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Epic Theatre and the Culture of Spectacle

Aesthetic Figuration of Body and Race in Suzan-Lori Parks’ Venus

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Ljubica Matek

order to clarify either the author’s position or perception of the Venus figure within its complex historical and contemporary context. Despite the relative abundance of scholarly insights into these topics, the play invites another reading focusing on the phenomenon of spectacle as played out in Venus

Image et spectacle

Actes du XXXIIe Colloque International d’Etudes Humanistes du Centre d’Etudes Supérieures de la Renaissance (Tours, 29 juin–8 juillet 1989)

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Edited by Pierre Béhar

Spectacle, Rhetoric and Power

The Triumphal Entry of Prince Philip of Spain into Antwerp

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Stijn Bussels

In 1549, Prince Philip of Spain made his entry into Antwerp together with his father, Emperor Charles V. For this occasion the rich city of commerce was transformed into a large theatrical space with triumphal arches and tableaux vivants as stage settings. The citizens and the princes acted as actors in a splendid parade, a battle array of four thousand participants, impressive tournaments and a huge firework display. This resulted in one of the most expensive and impressive festivities of the early modern period. The organizing municipality drew on various theatrical genres in an effort to bring about a renewal in the existing power relations between the Habsburg rulers and themselves, as well as the relations of the rulers with the population. Exactly how the city and the monarch were depicted was illustrative of the precious balance of power between the Habsburgs and the city fathers and of both parties toward their respective subjects. How these power relations were precisely staged in Antwerp is studied in this book.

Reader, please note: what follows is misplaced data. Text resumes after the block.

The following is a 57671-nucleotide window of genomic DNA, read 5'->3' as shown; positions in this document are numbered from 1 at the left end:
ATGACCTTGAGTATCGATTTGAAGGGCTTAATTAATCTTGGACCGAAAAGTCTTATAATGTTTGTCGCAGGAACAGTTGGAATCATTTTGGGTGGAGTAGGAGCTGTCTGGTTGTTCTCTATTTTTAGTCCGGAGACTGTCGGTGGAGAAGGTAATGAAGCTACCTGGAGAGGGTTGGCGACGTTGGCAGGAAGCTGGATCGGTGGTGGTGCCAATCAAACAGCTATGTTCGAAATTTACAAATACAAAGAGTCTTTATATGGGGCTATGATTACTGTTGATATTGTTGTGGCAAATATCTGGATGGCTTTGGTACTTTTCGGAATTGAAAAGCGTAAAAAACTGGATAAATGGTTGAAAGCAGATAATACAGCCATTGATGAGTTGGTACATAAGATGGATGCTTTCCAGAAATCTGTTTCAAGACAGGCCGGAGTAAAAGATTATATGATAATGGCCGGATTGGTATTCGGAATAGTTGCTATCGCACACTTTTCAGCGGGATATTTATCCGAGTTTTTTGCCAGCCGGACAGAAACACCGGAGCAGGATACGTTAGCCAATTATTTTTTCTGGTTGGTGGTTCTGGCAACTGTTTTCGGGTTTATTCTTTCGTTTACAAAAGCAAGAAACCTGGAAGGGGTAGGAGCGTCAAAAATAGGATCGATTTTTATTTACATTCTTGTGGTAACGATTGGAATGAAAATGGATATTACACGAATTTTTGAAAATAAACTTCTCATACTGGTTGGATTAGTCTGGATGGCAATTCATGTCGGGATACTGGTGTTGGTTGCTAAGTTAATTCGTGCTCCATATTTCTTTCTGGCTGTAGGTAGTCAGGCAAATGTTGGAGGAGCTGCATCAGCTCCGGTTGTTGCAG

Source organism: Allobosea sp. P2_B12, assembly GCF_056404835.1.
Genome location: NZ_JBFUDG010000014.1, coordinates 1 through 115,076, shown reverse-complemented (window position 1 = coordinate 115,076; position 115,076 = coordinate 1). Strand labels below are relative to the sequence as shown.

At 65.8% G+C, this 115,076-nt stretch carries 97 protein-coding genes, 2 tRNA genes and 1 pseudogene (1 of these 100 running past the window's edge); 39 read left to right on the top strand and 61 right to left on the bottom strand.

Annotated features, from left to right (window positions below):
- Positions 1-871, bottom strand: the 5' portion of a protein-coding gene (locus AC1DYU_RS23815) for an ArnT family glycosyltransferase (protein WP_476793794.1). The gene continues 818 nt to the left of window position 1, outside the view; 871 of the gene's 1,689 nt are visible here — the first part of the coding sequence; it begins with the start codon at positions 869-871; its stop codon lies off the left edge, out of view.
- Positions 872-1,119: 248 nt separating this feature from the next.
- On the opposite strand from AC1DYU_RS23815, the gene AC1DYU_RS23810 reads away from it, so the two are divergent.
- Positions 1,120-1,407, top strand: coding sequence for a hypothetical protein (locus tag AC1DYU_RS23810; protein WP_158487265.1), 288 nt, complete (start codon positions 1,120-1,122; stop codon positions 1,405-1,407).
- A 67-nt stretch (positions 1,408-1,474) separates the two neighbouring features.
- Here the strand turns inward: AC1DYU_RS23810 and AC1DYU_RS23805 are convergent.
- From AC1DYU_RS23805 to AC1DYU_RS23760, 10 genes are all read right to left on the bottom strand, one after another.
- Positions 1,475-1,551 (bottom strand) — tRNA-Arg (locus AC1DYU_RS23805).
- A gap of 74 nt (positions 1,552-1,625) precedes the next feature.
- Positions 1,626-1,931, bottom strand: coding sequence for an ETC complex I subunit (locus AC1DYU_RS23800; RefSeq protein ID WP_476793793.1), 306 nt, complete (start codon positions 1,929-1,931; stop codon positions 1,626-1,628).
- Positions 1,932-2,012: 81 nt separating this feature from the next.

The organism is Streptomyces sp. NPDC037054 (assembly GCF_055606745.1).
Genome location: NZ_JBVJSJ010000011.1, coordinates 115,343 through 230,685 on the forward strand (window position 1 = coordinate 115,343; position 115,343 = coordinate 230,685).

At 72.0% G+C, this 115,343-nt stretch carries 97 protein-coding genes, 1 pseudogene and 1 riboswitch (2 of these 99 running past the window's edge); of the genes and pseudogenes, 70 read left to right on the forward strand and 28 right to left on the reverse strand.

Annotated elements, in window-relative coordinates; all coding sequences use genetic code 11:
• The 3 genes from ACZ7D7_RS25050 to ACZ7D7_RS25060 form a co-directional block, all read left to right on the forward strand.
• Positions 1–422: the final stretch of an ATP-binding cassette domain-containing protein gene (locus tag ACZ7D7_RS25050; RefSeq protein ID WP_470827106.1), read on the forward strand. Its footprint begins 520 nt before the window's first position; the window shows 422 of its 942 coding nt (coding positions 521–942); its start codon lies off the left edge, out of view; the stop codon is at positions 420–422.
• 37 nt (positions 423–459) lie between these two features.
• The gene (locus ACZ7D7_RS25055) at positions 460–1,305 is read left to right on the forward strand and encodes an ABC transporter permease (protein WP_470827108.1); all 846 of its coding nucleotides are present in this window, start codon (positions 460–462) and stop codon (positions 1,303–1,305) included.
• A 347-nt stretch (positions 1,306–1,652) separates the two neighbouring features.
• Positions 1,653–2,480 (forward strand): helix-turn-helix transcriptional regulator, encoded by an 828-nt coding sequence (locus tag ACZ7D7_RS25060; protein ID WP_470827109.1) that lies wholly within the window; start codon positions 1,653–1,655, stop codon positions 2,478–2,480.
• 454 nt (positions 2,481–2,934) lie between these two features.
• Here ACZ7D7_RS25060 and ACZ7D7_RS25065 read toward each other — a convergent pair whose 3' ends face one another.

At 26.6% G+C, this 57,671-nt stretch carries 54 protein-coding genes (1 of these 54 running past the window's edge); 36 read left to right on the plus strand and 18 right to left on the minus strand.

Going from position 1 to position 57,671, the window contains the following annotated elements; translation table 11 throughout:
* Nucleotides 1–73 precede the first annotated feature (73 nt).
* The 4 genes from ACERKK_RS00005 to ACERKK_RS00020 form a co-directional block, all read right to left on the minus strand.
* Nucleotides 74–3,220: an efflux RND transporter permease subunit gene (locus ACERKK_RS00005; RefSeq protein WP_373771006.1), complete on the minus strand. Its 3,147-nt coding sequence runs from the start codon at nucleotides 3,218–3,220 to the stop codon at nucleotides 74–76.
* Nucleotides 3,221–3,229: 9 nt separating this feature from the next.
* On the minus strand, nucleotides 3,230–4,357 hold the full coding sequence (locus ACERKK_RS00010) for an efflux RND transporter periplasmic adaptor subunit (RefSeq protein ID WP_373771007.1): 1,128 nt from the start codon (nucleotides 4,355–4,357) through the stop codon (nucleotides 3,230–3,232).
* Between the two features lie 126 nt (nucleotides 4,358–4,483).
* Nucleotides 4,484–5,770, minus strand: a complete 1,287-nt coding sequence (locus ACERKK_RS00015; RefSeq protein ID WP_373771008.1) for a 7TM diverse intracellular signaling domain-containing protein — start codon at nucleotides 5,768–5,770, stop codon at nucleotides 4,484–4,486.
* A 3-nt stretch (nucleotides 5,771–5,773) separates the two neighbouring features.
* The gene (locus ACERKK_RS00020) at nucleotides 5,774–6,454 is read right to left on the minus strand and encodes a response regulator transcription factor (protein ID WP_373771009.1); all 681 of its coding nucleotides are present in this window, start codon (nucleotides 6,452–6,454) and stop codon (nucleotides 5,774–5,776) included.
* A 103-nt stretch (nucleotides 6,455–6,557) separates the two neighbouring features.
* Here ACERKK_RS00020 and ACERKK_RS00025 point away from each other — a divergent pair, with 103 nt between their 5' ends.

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Rosa Tapia

spectacle—even for art-house films—through a narrative that departs from realist drama as it weaves in elements from other subgenres, including post-apocalyptic horror. The representation of spaces and bodies in Post Mortem relies primarily on the use of horror motifs in juxtaposition with elements of

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Clément Sigalas

” give an account of a war experienced indirectly rather than in harsh reality. In these, one is able to gaze at the war or to hear it without being directly struck by it. These narratives, mainly novels, emphasize the distance separating the spectator from the spectacle and highlight the mediating

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Monica Michlin

It may seem a paradox to speak of the Iraq War film as deconstructing the spectacle of war, if one has in mind either Kathryn Bigelow’s The Hurt Locker (2008) or James Cameron’s Avatar (2009). While these films’ visuals packed a relentless series of adrenaline rushes and arguably operated

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Kaspar Thormod

visual pleasure in the eyes and minds of their beholders, which is to say that Rome, even ancient Rome, has always participated in the spectacular”. 3 Rhodes goes on to distinguish between ‘spectacular’ old Rome and the ‘spectacle’ that characterises our times. He draws on Guy Debord’s concept of

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David H. Calhoun

wondrous to us: a spectacle of colors, shapes, light, and shadow, populated by wildly varied characters whose experiential paths weave together into an engaging tapestry. The sensuous wonder of the experience of film calls to mind Plato’s dialogic and poetic art. Throughout the Republic , for example

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Marianne Bessy

raconté cette anecdote quelque part » (27) ou « je me suis demandé quelle suite je devais donner à ce dialogue » (176). L’écriture est mise en spectacle à travers un processus autoréflexif qui ouvre un espace de connivence entre auteur, narrateur et lecteur. Un autre aspect frappant de cette mise en scène

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John Potvin

Abstract

Warriors, Slave Traders and Islamic Fanatics: “Reporting” the Spectacle of Oriental Male Bodies in the Illustrated London News, 1890-1900

Regular news features in the Illustrated London News commodified the news it sold on the open market as well as the bodies of the “authentic native” contained therein. Rereading the male book-body into the text of the Southern Mediterranean, specifically that of Morocco and Egypt, ostensibly provides a rarified glimpse into a region that has been popularly characterized as feminine, personified by the confinement of the harem. This paper interrogates the periodical’s symbiotic and purposeful interplay between text and image, and distance and proximity as a means to deconstruct how representations of the Islamic male body, in its various corporeal and aesthetic permutations (religious fanatics, slave traders, warriors), function as symptoms of a (white) male Victorian subjectivity.